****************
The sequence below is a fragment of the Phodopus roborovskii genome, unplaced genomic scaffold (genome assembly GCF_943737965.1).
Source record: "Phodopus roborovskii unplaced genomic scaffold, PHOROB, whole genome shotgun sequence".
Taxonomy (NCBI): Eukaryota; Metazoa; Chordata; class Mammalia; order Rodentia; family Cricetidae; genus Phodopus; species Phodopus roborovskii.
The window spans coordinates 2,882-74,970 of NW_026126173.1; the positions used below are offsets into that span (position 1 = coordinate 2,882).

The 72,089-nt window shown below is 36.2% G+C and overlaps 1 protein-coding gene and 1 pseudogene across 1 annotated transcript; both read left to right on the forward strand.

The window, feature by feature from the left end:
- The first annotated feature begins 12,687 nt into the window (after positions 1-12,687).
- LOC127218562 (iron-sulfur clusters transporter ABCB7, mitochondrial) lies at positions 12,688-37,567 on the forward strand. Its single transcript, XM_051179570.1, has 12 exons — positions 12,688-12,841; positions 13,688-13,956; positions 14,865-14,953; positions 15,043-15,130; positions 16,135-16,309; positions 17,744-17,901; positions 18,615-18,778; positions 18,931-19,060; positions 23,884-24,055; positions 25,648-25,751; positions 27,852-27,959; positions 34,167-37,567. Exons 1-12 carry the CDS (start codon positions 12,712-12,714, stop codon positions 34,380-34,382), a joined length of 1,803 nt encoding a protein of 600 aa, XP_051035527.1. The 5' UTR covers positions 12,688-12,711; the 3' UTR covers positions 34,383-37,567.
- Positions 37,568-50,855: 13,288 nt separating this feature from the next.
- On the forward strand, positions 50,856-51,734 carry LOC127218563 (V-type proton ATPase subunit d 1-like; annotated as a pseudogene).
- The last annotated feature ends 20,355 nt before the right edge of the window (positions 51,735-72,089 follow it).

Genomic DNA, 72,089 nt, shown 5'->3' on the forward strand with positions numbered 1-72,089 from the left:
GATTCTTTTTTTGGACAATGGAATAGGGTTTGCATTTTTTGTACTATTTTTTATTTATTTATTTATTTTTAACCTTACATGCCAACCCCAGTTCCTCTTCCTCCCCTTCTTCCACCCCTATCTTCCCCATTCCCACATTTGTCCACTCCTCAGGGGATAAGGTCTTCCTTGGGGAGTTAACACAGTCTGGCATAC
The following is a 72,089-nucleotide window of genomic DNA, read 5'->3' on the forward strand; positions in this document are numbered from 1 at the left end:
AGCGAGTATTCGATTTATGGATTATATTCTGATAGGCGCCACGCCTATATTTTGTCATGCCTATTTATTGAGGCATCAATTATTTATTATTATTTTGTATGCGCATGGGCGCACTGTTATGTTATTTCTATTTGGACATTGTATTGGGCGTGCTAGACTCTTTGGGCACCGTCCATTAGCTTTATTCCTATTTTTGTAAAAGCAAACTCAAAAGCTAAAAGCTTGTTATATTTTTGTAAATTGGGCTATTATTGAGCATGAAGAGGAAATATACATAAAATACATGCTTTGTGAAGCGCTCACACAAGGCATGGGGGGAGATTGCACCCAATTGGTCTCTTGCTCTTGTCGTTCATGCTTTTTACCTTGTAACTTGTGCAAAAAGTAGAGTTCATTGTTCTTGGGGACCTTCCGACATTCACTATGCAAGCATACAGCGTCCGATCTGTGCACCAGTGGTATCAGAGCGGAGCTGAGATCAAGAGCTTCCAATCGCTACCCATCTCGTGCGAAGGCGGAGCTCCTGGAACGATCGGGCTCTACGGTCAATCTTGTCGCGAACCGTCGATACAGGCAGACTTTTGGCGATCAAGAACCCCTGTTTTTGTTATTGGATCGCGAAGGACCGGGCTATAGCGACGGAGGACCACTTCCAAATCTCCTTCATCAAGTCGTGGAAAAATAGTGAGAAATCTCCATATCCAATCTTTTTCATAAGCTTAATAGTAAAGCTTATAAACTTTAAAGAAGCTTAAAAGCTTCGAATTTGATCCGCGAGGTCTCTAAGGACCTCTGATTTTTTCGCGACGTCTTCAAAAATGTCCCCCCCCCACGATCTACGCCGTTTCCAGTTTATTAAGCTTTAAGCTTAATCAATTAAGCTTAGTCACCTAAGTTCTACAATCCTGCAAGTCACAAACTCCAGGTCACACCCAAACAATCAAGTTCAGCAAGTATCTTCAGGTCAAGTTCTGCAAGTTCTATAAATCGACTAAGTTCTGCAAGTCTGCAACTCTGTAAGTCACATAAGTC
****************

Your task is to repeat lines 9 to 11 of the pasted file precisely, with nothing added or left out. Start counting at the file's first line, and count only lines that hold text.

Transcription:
- Positions 37,568-50,855: 13,288 nt separating this feature from the next.
- On the forward strand, positions 50,856-51,734 carry LOC127218563 (V-type proton ATPase subunit d 1-like; annotated as a pseudogene).
- The last annotated feature ends 20,355 nt before the right edge of the window (positions 51,735-72,089 follow it).